The Washington Post had an article yesterday about Linux's growing influence and Linus Torvald's alleged unwillingness to address security issues. I found it interesting and a number of the arguments made sense to me but a) I am a moron, b) although I use Linux in the course of work or school I am not a "Linux User" and c) I am a moron.
But while Linux is fast, flexible and free, a growing chorus of critics warn that it has security weaknesses that could be fixed but haven’t been. Worse, as Internet security has surged as a subject of international concern, Torvalds has engaged in an occasionally profane standoff with experts on the subject. One group he has dismissed as “masturbating monkeys.” In blasting the security features produced by another group, he said in a public post, “Please just kill yourself now. The world would be a better place.”
There are legitimate philosophical differences amid the harsh words. Linux has thrived in part because of Torvalds’s relentless focus on performance and reliability, both of which could suffer if more security features were added. Linux works on almost any chip in the world and is famously stable as it manages the demands of many programs at once, allowing computers to hum along for years at a time without rebooting.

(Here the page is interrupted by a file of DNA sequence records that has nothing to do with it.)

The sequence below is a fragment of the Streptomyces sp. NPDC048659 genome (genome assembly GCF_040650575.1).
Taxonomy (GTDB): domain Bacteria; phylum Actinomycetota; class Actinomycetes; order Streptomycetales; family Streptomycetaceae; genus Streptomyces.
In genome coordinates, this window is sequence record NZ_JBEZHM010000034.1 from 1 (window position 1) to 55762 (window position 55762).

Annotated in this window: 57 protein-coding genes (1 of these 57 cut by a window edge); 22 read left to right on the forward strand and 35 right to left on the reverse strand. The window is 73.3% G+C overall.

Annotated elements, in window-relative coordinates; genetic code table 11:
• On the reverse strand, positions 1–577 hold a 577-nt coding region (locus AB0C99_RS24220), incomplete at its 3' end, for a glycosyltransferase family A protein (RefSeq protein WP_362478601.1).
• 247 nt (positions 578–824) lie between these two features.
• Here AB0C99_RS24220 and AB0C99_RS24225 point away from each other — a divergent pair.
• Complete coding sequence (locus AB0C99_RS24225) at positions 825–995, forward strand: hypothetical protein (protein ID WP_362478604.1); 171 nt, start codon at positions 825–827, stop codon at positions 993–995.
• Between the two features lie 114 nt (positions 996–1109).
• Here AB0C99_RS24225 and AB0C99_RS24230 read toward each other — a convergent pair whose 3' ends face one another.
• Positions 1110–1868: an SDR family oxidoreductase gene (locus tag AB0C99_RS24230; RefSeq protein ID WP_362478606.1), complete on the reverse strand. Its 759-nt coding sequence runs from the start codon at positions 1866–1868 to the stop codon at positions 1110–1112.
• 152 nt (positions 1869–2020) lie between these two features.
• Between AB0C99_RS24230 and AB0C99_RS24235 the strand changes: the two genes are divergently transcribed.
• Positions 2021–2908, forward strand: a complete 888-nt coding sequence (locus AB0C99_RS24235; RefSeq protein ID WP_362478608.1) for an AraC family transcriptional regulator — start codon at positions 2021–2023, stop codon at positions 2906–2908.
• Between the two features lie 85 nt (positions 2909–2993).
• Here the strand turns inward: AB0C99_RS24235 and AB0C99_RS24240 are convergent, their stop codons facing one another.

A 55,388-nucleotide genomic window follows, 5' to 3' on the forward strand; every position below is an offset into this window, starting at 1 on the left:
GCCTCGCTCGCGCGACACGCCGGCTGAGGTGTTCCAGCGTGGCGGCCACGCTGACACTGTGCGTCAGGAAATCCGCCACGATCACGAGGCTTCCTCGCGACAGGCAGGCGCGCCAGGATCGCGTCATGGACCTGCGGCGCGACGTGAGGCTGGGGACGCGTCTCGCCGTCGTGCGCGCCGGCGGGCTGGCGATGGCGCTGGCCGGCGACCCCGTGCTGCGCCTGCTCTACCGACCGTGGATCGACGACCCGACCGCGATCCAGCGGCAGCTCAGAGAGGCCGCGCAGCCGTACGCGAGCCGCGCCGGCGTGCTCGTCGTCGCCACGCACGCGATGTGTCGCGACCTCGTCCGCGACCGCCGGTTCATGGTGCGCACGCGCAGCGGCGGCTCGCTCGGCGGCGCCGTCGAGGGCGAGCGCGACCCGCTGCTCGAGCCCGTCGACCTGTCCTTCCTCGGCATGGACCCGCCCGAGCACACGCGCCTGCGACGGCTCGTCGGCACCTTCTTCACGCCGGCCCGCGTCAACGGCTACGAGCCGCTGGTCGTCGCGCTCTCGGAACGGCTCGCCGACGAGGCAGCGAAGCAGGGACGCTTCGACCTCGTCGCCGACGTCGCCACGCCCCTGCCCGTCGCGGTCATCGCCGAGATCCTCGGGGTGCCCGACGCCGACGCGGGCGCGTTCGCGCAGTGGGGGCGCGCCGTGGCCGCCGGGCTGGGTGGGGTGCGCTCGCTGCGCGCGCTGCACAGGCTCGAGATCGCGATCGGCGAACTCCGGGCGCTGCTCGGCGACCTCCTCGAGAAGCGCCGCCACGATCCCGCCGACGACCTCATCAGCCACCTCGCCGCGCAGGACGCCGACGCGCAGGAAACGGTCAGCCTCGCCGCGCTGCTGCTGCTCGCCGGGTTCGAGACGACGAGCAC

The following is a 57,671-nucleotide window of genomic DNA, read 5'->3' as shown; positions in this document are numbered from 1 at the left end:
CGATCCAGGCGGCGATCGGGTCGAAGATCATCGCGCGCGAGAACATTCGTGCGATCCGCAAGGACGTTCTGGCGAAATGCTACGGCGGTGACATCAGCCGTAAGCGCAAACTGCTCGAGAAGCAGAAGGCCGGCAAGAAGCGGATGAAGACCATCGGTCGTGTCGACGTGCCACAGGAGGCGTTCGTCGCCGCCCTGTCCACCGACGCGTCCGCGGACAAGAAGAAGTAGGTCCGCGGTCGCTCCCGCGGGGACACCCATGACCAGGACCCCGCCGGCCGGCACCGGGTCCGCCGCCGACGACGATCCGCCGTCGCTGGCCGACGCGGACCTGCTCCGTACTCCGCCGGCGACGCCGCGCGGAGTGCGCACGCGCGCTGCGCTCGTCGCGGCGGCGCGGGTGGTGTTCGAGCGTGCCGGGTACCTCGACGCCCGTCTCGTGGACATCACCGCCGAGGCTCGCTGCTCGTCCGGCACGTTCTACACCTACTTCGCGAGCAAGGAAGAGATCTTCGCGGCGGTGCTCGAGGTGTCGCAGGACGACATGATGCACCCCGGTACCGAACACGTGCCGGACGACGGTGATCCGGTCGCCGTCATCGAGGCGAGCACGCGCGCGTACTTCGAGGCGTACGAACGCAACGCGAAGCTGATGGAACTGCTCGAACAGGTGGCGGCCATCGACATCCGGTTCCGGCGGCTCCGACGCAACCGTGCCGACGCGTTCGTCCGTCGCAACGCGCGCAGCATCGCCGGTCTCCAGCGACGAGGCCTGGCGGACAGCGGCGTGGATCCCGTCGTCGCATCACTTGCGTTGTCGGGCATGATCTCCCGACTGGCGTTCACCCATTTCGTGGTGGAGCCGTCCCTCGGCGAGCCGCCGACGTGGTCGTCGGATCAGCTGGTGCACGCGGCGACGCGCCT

Yet even among Linux’s many fans there is growing unease about vulnerabilities in the operating system’s most basic, foundational elements — housed in something called “the kernel,”
That should be worrisome.
I am not saying it's a catastrophe or that Linux is inherently insecure or anything like that, but the fact that it is appearing so often tells me that criminal hackers are probably spending more time attempting to crack Linux, and just like there is a Rule 34 there is a rule 48, or 51, or Eleventy-Billion or whatever and that rule is: "If an exploit exists it will be found and used". As to actual solutions, well there is probably an unhappy medium that both sides can agree to.
Now on the lighter side - Kill Bill - The Junior Edition :-)